Looking Back: Peterborough and The Flying Scotsman
What goes around, comes around and even in the world of news that's true... or, to put it another way, nothing ever changes.
This week’s pictures will have echoes for people who have been reading the news in the PT over the last few weeks.
The Flying Scotsman was making headlines with crowds flocking to see the restored steam engine as it passed through Peterborough. The black and white shot was taken in 1983 and the engine attracted crowds back then. In the inset picture pop producer and well known railway buff Pete Waterman is giving the train a spruce up at Nene Valley Railway.
Waterman jointly owned the Flying Scotsman for a while.
The mayor’s car has been the subject of some controversy recently with a new leased Jaguar on order for Peterborough’s first citizen.
The picture of a youthful Cllr Charles Swift shows the then mayor’s car with the famous and valuable number plate EG1 which remains to this day.
The picture was probably taken in 1961/1962 when Cllr Swift did his first term as mayor.
Does anyone know the make of the car back then?
The last picture shows the lucky ladies who worked at the Anglia Regional Co-op store in Southfields Drive, Stanground celebrating their big lottery win.
It was nowhere near as big a win as that of the Deepings couple who won £32 million recently but nonetheless the women looked very happy after scooping £47,000 each in January 1998.
From the archives
A look back at stories from the Peterborough Telegraph archives – some sad, some happy, some serious, some funny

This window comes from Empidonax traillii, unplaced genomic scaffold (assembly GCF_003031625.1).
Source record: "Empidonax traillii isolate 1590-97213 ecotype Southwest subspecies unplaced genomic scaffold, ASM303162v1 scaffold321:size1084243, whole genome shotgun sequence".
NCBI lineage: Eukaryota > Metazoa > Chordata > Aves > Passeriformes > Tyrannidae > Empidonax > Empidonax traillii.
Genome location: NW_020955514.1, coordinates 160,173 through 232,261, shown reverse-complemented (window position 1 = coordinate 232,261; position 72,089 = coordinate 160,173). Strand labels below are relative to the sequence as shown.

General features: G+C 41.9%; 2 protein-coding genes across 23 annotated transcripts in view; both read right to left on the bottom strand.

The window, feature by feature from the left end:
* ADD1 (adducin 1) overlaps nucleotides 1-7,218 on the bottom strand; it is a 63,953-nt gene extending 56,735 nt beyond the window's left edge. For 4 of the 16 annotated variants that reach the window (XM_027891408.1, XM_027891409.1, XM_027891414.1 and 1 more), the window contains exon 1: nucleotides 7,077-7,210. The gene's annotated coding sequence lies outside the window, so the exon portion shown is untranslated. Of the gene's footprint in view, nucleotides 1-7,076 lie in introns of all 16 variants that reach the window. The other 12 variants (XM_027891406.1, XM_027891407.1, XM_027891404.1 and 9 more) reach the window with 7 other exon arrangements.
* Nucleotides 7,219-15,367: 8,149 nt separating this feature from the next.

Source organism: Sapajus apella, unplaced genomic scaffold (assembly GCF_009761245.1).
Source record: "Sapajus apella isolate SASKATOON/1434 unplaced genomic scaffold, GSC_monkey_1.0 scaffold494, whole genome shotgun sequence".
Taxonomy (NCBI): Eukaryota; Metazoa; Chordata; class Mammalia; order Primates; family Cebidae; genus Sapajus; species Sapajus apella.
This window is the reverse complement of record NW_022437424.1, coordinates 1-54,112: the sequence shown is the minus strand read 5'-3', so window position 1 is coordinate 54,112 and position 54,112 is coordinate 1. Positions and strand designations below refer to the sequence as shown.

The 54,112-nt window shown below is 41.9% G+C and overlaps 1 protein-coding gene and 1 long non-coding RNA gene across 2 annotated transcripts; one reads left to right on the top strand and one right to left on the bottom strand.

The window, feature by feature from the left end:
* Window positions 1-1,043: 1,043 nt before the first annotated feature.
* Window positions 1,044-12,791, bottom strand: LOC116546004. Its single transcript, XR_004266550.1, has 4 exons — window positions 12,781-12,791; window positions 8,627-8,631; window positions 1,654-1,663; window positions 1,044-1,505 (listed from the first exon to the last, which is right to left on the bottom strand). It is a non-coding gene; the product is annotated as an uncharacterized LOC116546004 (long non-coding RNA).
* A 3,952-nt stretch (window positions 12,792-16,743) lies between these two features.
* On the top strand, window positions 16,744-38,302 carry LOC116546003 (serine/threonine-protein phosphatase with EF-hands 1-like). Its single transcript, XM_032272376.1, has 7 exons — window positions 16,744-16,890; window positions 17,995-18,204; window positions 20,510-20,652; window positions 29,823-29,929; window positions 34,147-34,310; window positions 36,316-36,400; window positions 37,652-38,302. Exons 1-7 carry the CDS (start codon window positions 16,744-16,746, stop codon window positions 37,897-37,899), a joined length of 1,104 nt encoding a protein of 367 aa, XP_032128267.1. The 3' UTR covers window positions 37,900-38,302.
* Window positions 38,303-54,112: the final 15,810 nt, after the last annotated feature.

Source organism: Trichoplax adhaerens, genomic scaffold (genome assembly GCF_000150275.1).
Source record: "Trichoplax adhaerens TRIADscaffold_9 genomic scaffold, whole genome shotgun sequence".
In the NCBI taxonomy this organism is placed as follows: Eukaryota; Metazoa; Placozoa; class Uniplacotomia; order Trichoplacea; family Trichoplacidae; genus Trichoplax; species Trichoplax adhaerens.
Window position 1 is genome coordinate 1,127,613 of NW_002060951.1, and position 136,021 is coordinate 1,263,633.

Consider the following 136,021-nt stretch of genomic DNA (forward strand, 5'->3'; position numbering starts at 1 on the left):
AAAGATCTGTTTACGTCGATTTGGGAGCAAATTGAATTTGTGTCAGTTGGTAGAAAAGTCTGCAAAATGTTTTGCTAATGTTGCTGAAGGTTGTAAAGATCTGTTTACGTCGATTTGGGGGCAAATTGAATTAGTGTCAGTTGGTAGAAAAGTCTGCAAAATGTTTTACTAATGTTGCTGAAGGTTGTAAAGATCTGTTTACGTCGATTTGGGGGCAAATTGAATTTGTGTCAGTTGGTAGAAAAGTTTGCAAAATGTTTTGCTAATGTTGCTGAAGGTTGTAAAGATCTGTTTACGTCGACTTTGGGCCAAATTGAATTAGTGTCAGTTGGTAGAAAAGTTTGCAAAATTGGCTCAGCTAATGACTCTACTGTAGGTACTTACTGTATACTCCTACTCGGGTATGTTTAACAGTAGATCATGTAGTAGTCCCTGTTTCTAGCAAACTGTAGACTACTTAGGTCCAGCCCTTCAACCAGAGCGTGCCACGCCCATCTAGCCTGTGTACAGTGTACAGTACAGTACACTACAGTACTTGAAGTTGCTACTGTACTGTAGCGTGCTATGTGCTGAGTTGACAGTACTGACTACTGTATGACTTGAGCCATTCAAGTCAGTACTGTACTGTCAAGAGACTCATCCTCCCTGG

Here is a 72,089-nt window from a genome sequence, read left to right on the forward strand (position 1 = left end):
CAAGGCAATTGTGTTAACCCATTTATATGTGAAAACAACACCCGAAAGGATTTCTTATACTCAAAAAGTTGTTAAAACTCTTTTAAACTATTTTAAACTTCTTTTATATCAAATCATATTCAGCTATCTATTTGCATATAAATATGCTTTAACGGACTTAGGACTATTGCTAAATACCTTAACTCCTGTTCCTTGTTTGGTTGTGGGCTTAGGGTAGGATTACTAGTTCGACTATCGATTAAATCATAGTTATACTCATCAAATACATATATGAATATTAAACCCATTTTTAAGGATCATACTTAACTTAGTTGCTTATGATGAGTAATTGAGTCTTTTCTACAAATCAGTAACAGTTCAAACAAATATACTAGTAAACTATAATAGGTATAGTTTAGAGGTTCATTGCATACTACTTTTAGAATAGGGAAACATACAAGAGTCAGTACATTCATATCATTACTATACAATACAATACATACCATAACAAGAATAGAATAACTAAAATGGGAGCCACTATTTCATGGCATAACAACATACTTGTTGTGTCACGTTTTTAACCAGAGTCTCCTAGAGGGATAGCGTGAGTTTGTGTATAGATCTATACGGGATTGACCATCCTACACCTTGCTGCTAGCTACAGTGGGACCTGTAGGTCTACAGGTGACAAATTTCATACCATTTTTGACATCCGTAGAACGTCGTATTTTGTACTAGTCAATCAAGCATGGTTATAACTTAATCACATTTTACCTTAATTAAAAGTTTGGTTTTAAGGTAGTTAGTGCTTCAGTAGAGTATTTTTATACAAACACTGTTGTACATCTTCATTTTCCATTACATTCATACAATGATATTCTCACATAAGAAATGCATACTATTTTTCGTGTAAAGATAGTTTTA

The humble spud is dear to most of our hearts but it is not often the subject of an “ET Page Three News Special’’.
But it was on Friday, February 11, 1977 in a piece headlined “Don’t you be caught out by the potato pirates’’ and penned by farm editor W.A. James.
Perhaps it was a slow news day!
He began his story: “Beware the bagged potato... this is a realistic piece of advice based on the experience of many housewives whohave been duped in what has become a very subtle racket in these days of the ‘gold standard’ spud.’’
Mr James was warning us all of the practice of some unscrupulous retailers of selling large 56lb bags at a cheap price only for the consumer or “housewife’’ as they were known then to discover that half of them were not fit to eat.
He worked up ahead of steam adding: “I have been personally involved in two examples of the pernicious trading in sub-standard potatoes.’’
He even roped in Mrs James adding: “Not being as technically knowledgeable about potatoes as myself, my wife nevertheless assessed the quality of the offerings in one word ‘rubbish’.’’
I guess times were different in those days, a fact underlined by an advert for the Odeon cinema in the same edition of the newspaper.
One of the films showing was called Sexier ThanSex, which you’ll be relieved to know had an X-rated certificate!